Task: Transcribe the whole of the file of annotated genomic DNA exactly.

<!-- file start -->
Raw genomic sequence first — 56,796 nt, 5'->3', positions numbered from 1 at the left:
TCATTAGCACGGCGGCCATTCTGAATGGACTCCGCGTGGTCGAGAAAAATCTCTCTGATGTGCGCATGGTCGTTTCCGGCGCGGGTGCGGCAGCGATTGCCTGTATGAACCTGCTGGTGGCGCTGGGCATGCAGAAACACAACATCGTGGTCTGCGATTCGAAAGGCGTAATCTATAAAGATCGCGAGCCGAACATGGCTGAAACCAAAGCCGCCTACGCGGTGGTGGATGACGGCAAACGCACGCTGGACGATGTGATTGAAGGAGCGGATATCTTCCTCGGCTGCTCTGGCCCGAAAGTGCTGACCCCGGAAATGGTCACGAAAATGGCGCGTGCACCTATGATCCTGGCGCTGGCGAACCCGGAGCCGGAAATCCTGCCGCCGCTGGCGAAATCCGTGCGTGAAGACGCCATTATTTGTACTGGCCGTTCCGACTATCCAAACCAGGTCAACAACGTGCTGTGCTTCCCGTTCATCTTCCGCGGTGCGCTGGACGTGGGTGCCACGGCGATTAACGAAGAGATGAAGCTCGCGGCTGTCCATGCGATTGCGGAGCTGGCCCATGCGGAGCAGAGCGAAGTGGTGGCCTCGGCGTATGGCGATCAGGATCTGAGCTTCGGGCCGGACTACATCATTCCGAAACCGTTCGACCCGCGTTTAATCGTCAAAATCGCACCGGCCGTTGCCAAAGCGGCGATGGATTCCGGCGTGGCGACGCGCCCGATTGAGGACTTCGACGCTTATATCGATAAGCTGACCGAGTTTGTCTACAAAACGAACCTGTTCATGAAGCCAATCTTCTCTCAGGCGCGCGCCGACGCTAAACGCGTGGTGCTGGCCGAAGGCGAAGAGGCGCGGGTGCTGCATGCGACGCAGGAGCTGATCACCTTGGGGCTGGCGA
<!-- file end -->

Raw genomic sequence first — 56,796 nt, 5'->3', positions numbered from 1 at the left:
TCATTAGCACGGCGGCCATTCTGAATGGACTCCGCGTGGTCGAGAAAAATCTCTCTGATGTGCGCATGGTCGTTTCCGGCGCGGGTGCGGCAGCGATTGCCTGTATGAACCTGCTGGTGGCGCTGGGCATGCAGAAACACAACATCGTGGTCTGCGATTCGAAAGGCGTAATCTATAAAGATCGCGAGCCGAACATGGCTGAAACCAAAGCCGCCTACGCGGTGGTGGATGACGGCAAACGCACGCTGGACGATGTGATTGAAGGAGCGGATATCTTCCTCGGCTGCTCTGGCCCGAAAGTGCTGACCCCGGAAATGGTCACGAAAATGGCGCGTGCACCTATGATCCTGGCGCTGGCGAACCCGGAGCCGGAAATCCTGCCGCCGCTGGCGAAATCCGTGCGTGAAGACGCCATTATTTGTACTGGCCGTTCCGACTATCCAAACCAGGTCAACAACGTGCTGTGCTTCCCGTTCATCTTCCGCGGTGCGCTGGACGTGGGTGCCACGGCGATTAACGAAGAGATGAAGCTCGCGGCTGTCCATGCGATTGCGGAGCTGGCCCATGCGGAGCAGAGCGAAGTGGTGGCCTCGGCGTATGGCGATCAGGATCTGAGCTTCGGGCCGGACTACATCATTCCGAAACCGTTCGACCCGCGTTTAATCGTCAAAATCGCACCGGCCGTTGCCAAAGCGGCGATGGATTCCGGCGTGGCGACGCGCCCGATTGAGGACTTCGACGCTTATATCGATAAGCTGACCGAGTTTGTCTACAAAACGAACCTGTTCATGAAGCCAATCTTCTCTCAGGCGCGCGCCGACGCTAAACGCGTGGTGCTGGCCGAAGGCGAAGAGGCGCGGGTGCTGCATGCGACGCAGGAGCTGATCACCTTGGGGCTGGCGA